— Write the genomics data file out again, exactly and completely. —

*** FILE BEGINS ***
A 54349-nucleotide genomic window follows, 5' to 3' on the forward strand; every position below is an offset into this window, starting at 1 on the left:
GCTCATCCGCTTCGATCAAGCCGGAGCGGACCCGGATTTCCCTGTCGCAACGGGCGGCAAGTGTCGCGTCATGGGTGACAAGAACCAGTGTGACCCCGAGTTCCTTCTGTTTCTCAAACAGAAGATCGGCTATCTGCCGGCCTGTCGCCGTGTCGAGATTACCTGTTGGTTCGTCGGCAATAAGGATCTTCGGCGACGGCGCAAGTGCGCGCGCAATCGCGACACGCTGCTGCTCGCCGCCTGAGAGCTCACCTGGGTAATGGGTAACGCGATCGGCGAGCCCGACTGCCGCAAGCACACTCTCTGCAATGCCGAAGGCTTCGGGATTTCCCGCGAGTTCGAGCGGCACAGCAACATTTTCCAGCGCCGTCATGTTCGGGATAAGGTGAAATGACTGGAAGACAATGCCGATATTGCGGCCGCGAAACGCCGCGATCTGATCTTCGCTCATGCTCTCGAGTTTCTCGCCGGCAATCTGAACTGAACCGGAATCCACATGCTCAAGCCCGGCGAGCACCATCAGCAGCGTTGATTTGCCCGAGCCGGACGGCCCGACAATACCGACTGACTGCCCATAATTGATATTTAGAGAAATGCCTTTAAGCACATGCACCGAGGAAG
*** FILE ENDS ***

A 54349-nucleotide genomic window follows, 5' to 3' on the forward strand; every position below is an offset into this window, starting at 1 on the left:
GCTCATCCGCTTCGATCAAGCCGGAGCGGACCCGGATTTCCCTGTCGCAACGGGCGGCAAGTGTCGCGTCATGGGTGACAAGAACCAGTGTGACCCCGAGTTCCTTCTGTTTCTCAAACAGAAGATCGGCTATCTGCCGGCCTGTCGCCGTGTCGAGATTACCTGTTGGTTCGTCGGCAATAAGGATCTTCGGCGACGGCGCAAGTGCGCGCGCAATCGCGACACGCTGCTGCTCGCCGCCTGAGAGCTCACCTGGGTAATGGGTAACGCGATCGGCGAGCCCGACTGCCGCAAGCACACTCTCTGCAATGCCGAAGGCTTCGGGATTTCCCGCGAGTTCGAGCGGCACAGCAACATTTTCCAGCGCCGTCATGTTCGGGATAAGGTGAAATGACTGGAAGACAATGCCGATATTGCGGCCGCGAAACGCCGCGATCTGATCTTCGCTCATGCTCTCGAGTTTCTCGCCGGCAATCTGAACTGAACCGGAATCCACATGCTCAAGCCCGGCGAGCACCATCAGCAGCGTTGATTTGCCCGAGCCGGACGGCCCGACAATACCGACTGACTGCCCATAATTGATATTTAGAGAAATGCCTTTAAGCACATGCACCGAGGAAG